Back then, most of the art world was struggling with accepting photography itself as art. Unlike traditional mediums like paintings or sculptures, photographs can be reproduced, which made them less “valuable” to traditionalists.

Even when people considered photography an art form, they would often draw the line at color photography, which was seen as too commercial and pedestrian to be taken seriously.

Eggleston changed all that.

Nothing in his upbringing marked him as a revolutionary… but you always have to watch out for the quiet ones! ?

Born in 1939, Eggleston grew up in the South in an affluent family. While he attended a series of private schools, he never graduated from any of them. He was interested in arts and when a friend gave him a camera, he latched on to it.

Line cook on a wall phone in a hallway

Eggleston started to experiment with black and white before moving to color in the mid-60s. His early influences were Henri Cartier-Bresson, Robert Frank and Walker Evans, all remarkable photographers with an uncanny talent to capture beauty in the most mundane settings. Eggleston also focused his lens on everyday moments. His sense of composition and color brings an unexpected power to his seemingly simple images.

His choice to shoot in color was a natural one for him. Developing on his own as an artist far from the art world, he approached color photography with no preconceived notion that it was not a “proper” medium. Color film was easily attainable and captured the world the way he saw it – that was enough for him. As he later remarked, “Not intending to make any particular comment about whether it was good or bad or whether I liked it or not. It was just there, and I was interested in it.”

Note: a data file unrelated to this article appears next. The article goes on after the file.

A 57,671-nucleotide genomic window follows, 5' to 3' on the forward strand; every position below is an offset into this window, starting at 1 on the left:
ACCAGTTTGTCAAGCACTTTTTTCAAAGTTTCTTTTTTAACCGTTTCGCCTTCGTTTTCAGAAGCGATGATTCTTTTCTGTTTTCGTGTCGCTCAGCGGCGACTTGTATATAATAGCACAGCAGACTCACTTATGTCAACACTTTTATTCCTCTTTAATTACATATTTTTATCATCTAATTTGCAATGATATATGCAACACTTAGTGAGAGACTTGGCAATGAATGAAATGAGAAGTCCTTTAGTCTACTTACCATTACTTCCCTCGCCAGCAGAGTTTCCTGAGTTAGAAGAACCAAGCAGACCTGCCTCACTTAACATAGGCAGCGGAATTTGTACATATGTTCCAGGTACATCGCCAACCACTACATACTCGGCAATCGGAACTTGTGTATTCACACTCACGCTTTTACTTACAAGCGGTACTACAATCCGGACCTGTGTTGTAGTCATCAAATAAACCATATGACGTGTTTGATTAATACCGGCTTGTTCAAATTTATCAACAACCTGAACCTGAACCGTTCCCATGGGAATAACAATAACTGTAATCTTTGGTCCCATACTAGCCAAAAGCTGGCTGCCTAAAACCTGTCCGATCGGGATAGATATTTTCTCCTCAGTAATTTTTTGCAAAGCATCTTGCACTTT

Cracked red ceiling with a bare bulb in the middle of it

In the early 70s, Eggleston discovered dye-transfer printing, which was only used for commercial photography, or by everyday people snapping away during their vacation. It quickly became his favored printing method as it gave his prints saturated and vibrant colors.

The most famous example of this is his 1973 image titled, The Red Ceiling. Eggleston later noted that only dye-transfer printing truly represented his vision. Any other printing lacked depth and intensity. He said, “The Red Ceiling is so powerful, that in fact I’ve never seen it reproduced on the page to my satisfaction. When you look at the dye [print] it is like red blood that’s wet on the wall.”

Parked car against a brick wall

In 1976, MoMA in New York gave him a show. Although it was not the first time the museum had exhibited color photographs, Eggleston’s show created quite a stir. The venerable Ansel Adams, one of the (grand) fathers of photography, notably expressed his distress at seeing MoMA celebrating this kind of work.

The show created such a stir that it is still viewed to this day as a watershed moment. Eggleston broke open the door and brought color photography to one of the most influential art institutions in the world. Despite the controversy, the exhibit was a success and color photography was never looked down again.

© William Eggleston

Disclaimer: Aurelie’s Gallery does not represent William Eggleston, nor claims to do so. My “Photographers I love” series is purely for inspiration and to encourage discussion.